In a recent surface plasmonic study published in the journal Nanotechnology, researchers have demonstrated for the first time that the photoluminescence (PL) enhancement factor for a dipole emitter in an emitter/metal/dielectric structure depends on the thickness of the metal film. The team from City University of Hong Kong and Nankai University, China, found that in the Sm3+-doped-polymer/Ag/SiO2 trilayer structure, the PL enhancement factors for samples with different silver film thickness (30–70 nm) were different when the thickness of the Sm3+-doped-polymer film was kept constant.

The researchers believe that other than the coupling of SPP modes, the existence of the zero-conductivity region and the conducting region in the nanometal film leads to a different PL enhancement factor. They further verified this proposition by constructing a Sm3+-doped-polymer/Ag/Au/SiO2 multilayer structure and comparing the assembly with the Sm3+-doped-polymer/Ag/SiO2 trilayer structure.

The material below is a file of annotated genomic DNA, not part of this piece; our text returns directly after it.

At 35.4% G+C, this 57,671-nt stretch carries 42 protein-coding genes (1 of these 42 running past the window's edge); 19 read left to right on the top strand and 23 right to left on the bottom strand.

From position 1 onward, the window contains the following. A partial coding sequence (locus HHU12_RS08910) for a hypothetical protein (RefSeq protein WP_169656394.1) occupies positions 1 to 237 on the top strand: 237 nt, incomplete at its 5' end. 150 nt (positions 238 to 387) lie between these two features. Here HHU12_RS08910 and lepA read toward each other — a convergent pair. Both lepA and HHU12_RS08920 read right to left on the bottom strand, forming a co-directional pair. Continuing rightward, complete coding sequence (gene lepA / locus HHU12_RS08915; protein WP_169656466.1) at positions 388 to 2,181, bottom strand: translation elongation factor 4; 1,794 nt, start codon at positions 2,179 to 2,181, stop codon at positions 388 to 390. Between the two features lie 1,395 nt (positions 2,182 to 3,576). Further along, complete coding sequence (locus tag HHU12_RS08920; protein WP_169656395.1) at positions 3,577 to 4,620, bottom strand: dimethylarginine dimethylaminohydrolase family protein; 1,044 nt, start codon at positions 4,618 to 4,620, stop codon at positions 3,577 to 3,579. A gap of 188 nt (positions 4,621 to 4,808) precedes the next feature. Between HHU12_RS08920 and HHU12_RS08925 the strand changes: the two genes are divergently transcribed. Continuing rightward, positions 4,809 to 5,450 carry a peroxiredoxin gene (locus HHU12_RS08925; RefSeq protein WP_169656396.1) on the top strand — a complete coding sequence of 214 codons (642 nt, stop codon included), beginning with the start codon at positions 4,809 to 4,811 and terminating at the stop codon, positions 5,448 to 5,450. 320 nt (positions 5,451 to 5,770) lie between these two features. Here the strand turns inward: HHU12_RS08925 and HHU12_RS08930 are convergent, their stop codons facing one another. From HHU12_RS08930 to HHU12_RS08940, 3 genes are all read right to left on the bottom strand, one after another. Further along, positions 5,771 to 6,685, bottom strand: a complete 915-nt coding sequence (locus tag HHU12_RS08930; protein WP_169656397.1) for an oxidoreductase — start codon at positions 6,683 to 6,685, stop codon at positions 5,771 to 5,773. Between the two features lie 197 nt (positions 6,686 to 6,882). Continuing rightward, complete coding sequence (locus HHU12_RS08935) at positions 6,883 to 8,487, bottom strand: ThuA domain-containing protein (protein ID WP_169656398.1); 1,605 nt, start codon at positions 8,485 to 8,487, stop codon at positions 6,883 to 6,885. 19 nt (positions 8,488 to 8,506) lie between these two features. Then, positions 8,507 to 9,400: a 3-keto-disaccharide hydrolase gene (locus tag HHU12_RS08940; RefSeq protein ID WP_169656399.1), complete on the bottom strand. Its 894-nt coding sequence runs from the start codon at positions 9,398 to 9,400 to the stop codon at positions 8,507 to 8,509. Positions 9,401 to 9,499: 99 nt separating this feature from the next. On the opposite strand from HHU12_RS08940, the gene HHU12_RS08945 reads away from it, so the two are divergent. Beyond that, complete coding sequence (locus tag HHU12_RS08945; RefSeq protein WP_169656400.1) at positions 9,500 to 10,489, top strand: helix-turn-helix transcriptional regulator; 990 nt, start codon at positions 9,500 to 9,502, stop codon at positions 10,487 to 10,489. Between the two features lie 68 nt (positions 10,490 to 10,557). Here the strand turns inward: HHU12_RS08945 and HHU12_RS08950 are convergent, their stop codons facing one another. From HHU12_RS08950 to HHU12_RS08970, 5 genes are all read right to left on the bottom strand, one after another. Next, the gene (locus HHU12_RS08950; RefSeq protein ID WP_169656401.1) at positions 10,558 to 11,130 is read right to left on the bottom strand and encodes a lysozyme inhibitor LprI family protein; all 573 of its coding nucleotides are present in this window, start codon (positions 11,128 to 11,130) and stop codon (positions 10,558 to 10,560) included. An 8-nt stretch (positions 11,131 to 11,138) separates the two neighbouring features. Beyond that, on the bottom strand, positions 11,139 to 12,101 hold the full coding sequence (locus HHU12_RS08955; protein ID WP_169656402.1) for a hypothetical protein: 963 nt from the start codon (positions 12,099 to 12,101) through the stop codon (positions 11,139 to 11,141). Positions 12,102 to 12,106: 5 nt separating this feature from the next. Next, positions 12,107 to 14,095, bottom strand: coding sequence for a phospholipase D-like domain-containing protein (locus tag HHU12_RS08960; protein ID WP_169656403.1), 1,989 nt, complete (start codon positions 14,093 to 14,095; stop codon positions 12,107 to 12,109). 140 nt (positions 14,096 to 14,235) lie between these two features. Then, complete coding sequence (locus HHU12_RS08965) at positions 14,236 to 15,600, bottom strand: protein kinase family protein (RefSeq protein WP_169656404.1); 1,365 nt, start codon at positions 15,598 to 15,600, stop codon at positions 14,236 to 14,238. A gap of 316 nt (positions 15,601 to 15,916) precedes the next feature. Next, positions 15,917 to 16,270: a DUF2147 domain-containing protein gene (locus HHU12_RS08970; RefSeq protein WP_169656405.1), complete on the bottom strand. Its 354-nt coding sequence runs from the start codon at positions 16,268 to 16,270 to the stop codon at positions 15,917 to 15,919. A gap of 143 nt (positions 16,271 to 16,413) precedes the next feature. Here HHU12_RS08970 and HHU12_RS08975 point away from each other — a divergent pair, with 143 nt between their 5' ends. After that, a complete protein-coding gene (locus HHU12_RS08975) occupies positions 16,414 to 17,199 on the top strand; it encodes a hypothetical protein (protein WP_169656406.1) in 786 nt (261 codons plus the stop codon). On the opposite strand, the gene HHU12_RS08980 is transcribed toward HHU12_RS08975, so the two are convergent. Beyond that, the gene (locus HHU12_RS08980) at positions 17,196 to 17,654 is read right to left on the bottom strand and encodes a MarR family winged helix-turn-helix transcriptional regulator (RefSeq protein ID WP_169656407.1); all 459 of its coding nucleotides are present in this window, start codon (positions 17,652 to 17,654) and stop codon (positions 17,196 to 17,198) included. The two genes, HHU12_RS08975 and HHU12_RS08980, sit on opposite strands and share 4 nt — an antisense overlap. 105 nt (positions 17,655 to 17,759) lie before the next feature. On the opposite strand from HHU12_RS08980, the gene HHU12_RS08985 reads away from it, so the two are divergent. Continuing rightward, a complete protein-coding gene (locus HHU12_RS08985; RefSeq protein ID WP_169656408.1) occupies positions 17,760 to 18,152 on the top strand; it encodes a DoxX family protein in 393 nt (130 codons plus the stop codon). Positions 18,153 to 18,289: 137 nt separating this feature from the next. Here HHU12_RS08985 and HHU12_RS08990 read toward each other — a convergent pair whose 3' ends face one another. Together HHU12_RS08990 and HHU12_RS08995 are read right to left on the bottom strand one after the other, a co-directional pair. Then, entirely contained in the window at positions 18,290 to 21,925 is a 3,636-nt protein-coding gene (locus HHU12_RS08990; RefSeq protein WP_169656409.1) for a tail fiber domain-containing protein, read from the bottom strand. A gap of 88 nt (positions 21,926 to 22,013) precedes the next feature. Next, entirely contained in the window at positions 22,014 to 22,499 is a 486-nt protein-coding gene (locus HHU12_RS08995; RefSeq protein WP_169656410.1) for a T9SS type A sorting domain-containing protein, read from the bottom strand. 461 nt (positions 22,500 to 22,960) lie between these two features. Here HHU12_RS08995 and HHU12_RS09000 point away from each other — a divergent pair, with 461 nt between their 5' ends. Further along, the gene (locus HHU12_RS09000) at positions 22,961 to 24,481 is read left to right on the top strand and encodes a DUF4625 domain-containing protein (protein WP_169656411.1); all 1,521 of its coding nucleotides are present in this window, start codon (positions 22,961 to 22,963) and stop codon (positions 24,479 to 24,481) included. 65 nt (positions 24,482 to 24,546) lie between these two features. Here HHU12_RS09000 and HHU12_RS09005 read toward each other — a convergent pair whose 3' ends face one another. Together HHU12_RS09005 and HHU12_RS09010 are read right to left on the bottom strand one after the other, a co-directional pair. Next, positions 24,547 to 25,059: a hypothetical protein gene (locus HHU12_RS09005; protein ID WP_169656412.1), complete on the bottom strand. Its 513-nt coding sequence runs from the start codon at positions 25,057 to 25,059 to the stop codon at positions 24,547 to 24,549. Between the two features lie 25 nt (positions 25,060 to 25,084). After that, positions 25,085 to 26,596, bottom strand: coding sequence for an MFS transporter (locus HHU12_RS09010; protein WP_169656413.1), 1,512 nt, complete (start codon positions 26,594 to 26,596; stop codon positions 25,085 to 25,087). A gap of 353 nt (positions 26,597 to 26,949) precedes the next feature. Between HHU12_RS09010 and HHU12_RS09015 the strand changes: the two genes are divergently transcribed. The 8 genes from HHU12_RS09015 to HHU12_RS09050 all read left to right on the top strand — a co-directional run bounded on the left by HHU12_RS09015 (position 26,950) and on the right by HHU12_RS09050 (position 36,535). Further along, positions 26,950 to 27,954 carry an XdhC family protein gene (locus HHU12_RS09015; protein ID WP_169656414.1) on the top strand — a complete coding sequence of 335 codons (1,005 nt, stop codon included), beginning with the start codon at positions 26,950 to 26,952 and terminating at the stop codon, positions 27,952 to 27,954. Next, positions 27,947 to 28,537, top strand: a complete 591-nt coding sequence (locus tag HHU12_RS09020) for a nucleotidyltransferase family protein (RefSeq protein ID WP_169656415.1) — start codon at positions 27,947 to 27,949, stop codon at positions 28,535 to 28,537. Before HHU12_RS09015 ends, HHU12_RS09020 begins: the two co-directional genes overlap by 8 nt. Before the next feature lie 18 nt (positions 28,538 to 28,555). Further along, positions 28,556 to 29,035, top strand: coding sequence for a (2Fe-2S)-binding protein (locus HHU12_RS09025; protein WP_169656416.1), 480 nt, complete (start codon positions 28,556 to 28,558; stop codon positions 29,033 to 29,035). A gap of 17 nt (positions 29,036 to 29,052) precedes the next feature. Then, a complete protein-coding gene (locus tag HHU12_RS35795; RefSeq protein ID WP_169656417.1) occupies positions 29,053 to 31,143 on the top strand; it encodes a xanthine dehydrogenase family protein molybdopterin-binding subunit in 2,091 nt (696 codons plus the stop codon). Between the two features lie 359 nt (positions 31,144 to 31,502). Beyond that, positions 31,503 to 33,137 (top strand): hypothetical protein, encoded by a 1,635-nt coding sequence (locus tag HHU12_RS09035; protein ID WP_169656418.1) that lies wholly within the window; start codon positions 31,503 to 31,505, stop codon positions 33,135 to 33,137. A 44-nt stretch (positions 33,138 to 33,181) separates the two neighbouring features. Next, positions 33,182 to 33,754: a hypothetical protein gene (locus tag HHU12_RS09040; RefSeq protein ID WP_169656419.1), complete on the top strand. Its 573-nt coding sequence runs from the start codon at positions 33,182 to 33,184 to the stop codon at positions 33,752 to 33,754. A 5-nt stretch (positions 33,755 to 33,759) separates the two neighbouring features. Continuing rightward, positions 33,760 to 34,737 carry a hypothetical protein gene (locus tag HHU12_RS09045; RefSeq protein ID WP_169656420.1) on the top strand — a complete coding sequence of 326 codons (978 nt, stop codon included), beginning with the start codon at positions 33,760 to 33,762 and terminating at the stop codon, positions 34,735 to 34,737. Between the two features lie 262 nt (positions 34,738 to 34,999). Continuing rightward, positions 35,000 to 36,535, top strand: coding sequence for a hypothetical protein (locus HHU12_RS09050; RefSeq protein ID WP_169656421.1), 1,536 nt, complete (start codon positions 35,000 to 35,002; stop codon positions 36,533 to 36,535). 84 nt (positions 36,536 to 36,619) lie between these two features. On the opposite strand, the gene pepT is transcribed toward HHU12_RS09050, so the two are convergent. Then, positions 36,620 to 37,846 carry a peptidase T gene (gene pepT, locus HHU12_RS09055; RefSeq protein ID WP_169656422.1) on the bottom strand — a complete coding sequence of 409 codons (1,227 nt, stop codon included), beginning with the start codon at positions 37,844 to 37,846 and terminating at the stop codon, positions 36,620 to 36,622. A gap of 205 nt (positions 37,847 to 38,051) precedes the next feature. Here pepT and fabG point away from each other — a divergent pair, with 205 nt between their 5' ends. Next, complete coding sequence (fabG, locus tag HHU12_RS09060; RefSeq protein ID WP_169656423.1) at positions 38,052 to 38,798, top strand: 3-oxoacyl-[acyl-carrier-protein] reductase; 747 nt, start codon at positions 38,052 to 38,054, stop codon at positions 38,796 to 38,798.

Overall, the study revealed that the electron density in the metal layer plays an important role in determining the spectral profile and PL enhancement factor, and the idea of modulating the photophysical properties of SPP assisted light emitters by manipulating the electron density of the metal/alloy layer may open up new opportunities for luminescent devices.